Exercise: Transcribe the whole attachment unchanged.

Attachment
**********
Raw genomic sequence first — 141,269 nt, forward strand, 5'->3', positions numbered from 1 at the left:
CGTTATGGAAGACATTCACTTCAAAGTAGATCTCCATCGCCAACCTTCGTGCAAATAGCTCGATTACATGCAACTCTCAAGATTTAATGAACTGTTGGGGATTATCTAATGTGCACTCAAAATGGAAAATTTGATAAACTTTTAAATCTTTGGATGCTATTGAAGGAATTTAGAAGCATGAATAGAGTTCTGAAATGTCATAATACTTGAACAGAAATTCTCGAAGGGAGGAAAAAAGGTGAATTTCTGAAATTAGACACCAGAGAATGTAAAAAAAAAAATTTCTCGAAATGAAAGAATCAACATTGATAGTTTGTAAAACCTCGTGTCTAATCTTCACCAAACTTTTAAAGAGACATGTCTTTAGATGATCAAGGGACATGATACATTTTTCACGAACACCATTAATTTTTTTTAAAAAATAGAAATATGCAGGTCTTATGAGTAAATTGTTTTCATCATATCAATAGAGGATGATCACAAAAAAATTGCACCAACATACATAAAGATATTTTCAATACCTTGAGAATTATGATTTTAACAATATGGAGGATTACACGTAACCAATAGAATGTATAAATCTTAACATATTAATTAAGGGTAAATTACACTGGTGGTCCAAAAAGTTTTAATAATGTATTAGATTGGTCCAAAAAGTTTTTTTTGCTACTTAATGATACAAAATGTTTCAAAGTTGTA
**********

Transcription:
Raw genomic sequence first — 141,269 nt, forward strand, 5'->3', positions numbered from 1 at the left:
CGTTATGGAAGACATTCACTTCAAAGTAGATCTCCATCGCCAACCTTCGTGCAAATAGCTCGATTACATGCAACTCTCAAGATTTAATGAACTGTTGGGGATTATCTAATGTGCACTCAAAATGGAAAATTTGATAAACTTTTAAATCTTTGGATGCTATTGAAGGAATTTAGAAGCATGAATAGAGTTCTGAAATGTCATAATACTTGAACAGAAATTCTCGAAGGGAGGAAAAAAGGTGAATTTCTGAAATTAGACACCAGAGAATGTAAAAAAAAAAATTTCTCGAAATGAAAGAATCAACATTGATAGTTTGTAAAACCTCGTGTCTAATCTTCACCAAACTTTTAAAGAGACATGTCTTTAGATGATCAAGGGACATGATACATTTTTCACGAACACCATTAATTTTTTTTAAAAAATAGAAATATGCAGGTCTTATGAGTAAATTGTTTTCATCATATCAATAGAGGATGATCACAAAAAAATTGCACCAACATACATAAAGATATTTTCAATACCTTGAGAATTATGATTTTAACAATATGGAGGATTACACGTAACCAATAGAATGTATAAATCTTAACATATTAATTAAGGGTAAATTACACTGGTGGTCCAAAAAGTTTTAATAATGTATTAGATTGGTCCAAAAAGTTTTTTTTGCTACTTAATGATACAAAATGTTTCAAAGTTGTA